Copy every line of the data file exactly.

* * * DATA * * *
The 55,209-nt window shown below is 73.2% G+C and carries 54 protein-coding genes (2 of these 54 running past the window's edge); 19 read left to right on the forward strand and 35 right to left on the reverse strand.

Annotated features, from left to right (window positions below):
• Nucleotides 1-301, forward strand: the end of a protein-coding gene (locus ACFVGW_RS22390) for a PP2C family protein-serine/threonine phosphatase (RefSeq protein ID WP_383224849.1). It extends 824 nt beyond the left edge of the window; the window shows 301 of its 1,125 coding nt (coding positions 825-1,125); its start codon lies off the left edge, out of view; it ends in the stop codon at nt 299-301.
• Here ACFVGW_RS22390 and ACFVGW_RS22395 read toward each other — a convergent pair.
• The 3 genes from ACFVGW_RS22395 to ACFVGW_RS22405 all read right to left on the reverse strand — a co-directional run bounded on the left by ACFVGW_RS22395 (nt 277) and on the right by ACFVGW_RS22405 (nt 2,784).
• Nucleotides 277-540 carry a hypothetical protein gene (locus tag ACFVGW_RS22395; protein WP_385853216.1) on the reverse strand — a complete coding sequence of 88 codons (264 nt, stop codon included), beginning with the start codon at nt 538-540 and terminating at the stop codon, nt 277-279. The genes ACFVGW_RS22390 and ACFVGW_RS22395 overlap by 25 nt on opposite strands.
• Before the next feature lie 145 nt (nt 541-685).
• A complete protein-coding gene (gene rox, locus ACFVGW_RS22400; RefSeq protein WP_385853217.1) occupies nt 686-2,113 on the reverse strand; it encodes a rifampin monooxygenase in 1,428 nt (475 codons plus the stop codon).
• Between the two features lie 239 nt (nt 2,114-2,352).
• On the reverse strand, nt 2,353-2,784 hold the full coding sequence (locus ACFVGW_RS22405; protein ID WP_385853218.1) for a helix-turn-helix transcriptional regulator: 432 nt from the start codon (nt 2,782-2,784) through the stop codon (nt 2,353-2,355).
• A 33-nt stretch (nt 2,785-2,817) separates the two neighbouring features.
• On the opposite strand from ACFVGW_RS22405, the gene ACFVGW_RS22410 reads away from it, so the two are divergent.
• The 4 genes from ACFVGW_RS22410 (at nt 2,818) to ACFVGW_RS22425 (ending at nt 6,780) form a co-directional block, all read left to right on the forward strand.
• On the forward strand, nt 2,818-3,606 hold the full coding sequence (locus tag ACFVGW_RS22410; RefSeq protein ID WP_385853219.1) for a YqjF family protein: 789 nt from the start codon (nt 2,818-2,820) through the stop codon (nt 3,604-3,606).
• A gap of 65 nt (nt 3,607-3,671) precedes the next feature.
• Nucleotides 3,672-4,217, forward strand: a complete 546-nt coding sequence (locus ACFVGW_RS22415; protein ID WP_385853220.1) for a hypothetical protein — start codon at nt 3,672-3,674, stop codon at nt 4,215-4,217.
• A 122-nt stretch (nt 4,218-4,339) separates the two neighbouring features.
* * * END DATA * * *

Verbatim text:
The 55,209-nt window shown below is 73.2% G+C and carries 54 protein-coding genes (2 of these 54 running past the window's edge); 19 read left to right on the forward strand and 35 right to left on the reverse strand.

Annotated features, from left to right (window positions below):
• Nucleotides 1-301, forward strand: the end of a protein-coding gene (locus ACFVGW_RS22390) for a PP2C family protein-serine/threonine phosphatase (RefSeq protein ID WP_383224849.1). It extends 824 nt beyond the left edge of the window; the window shows 301 of its 1,125 coding nt (coding positions 825-1,125); its start codon lies off the left edge, out of view; it ends in the stop codon at nt 299-301.
• Here ACFVGW_RS22390 and ACFVGW_RS22395 read toward each other — a convergent pair.
• The 3 genes from ACFVGW_RS22395 to ACFVGW_RS22405 all read right to left on the reverse strand — a co-directional run bounded on the left by ACFVGW_RS22395 (nt 277) and on the right by ACFVGW_RS22405 (nt 2,784).
• Nucleotides 277-540 carry a hypothetical protein gene (locus tag ACFVGW_RS22395; protein WP_385853216.1) on the reverse strand — a complete coding sequence of 88 codons (264 nt, stop codon included), beginning with the start codon at nt 538-540 and terminating at the stop codon, nt 277-279. The genes ACFVGW_RS22390 and ACFVGW_RS22395 overlap by 25 nt on opposite strands.
• Before the next feature lie 145 nt (nt 541-685).
• A complete protein-coding gene (gene rox, locus ACFVGW_RS22400; RefSeq protein WP_385853217.1) occupies nt 686-2,113 on the reverse strand; it encodes a rifampin monooxygenase in 1,428 nt (475 codons plus the stop codon).
• Between the two features lie 239 nt (nt 2,114-2,352).
• On the reverse strand, nt 2,353-2,784 hold the full coding sequence (locus ACFVGW_RS22405; protein ID WP_385853218.1) for a helix-turn-helix transcriptional regulator: 432 nt from the start codon (nt 2,782-2,784) through the stop codon (nt 2,353-2,355).
• A 33-nt stretch (nt 2,785-2,817) separates the two neighbouring features.
• On the opposite strand from ACFVGW_RS22405, the gene ACFVGW_RS22410 reads away from it, so the two are divergent.
• The 4 genes from ACFVGW_RS22410 (at nt 2,818) to ACFVGW_RS22425 (ending at nt 6,780) form a co-directional block, all read left to right on the forward strand.
• On the forward strand, nt 2,818-3,606 hold the full coding sequence (locus tag ACFVGW_RS22410; RefSeq protein ID WP_385853219.1) for a YqjF family protein: 789 nt from the start codon (nt 2,818-2,820) through the stop codon (nt 3,604-3,606).
• A gap of 65 nt (nt 3,607-3,671) precedes the next feature.
• Nucleotides 3,672-4,217, forward strand: a complete 546-nt coding sequence (locus ACFVGW_RS22415; protein ID WP_385853220.1) for a hypothetical protein — start codon at nt 3,672-3,674, stop codon at nt 4,215-4,217.
• A 122-nt stretch (nt 4,218-4,339) separates the two neighbouring features.